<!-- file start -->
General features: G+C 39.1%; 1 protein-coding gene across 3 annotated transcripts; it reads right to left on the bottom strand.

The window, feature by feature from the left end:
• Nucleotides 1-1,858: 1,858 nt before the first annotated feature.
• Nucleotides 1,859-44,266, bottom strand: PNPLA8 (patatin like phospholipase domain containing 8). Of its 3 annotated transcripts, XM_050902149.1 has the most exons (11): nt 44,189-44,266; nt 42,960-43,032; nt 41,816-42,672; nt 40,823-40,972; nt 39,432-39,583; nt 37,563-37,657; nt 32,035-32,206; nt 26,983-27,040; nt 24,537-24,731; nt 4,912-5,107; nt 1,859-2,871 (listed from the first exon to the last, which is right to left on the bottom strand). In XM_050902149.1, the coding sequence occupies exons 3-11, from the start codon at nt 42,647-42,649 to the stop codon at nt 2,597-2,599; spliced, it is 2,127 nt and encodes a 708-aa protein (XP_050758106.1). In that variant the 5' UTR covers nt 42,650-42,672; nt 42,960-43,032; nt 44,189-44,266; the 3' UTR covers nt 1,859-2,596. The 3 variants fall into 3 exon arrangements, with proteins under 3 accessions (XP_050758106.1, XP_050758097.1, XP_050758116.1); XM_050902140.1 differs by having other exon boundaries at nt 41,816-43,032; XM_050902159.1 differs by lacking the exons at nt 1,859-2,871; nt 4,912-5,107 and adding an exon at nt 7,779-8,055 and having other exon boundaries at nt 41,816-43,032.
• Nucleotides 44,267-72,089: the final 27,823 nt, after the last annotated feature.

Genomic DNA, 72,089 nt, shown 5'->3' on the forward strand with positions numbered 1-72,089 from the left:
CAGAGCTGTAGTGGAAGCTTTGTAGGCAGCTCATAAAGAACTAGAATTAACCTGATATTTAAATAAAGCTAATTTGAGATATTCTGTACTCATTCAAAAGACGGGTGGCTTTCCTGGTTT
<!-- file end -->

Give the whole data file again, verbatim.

General features: G+C 39.1%; 1 protein-coding gene across 3 annotated transcripts; it reads right to left on the bottom strand.

The window, feature by feature from the left end:
• Nucleotides 1-1,858: 1,858 nt before the first annotated feature.
• Nucleotides 1,859-44,266, bottom strand: PNPLA8 (patatin like phospholipase domain containing 8). Of its 3 annotated transcripts, XM_050902149.1 has the most exons (11): nt 44,189-44,266; nt 42,960-43,032; nt 41,816-42,672; nt 40,823-40,972; nt 39,432-39,583; nt 37,563-37,657; nt 32,035-32,206; nt 26,983-27,040; nt 24,537-24,731; nt 4,912-5,107; nt 1,859-2,871 (listed from the first exon to the last, which is right to left on the bottom strand). In XM_050902149.1, the coding sequence occupies exons 3-11, from the start codon at nt 42,647-42,649 to the stop codon at nt 2,597-2,599; spliced, it is 2,127 nt and encodes a 708-aa protein (XP_050758106.1). In that variant the 5' UTR covers nt 42,650-42,672; nt 42,960-43,032; nt 44,189-44,266; the 3' UTR covers nt 1,859-2,596. The 3 variants fall into 3 exon arrangements, with proteins under 3 accessions (XP_050758106.1, XP_050758097.1, XP_050758116.1); XM_050902140.1 differs by having other exon boundaries at nt 41,816-43,032; XM_050902159.1 differs by lacking the exons at nt 1,859-2,871; nt 4,912-5,107 and adding an exon at nt 7,779-8,055 and having other exon boundaries at nt 41,816-43,032.
• Nucleotides 44,267-72,089: the final 27,823 nt, after the last annotated feature.

Genomic DNA, 72,089 nt, shown 5'->3' on the forward strand with positions numbered 1-72,089 from the left:
CAGAGCTGTAGTGGAAGCTTTGTAGGCAGCTCATAAAGAACTAGAATTAACCTGATATTTAAATAAAGCTAATTTGAGATATTCTGTACTCATTCAAAAGACGGGTGGCTTTCCTGGTTT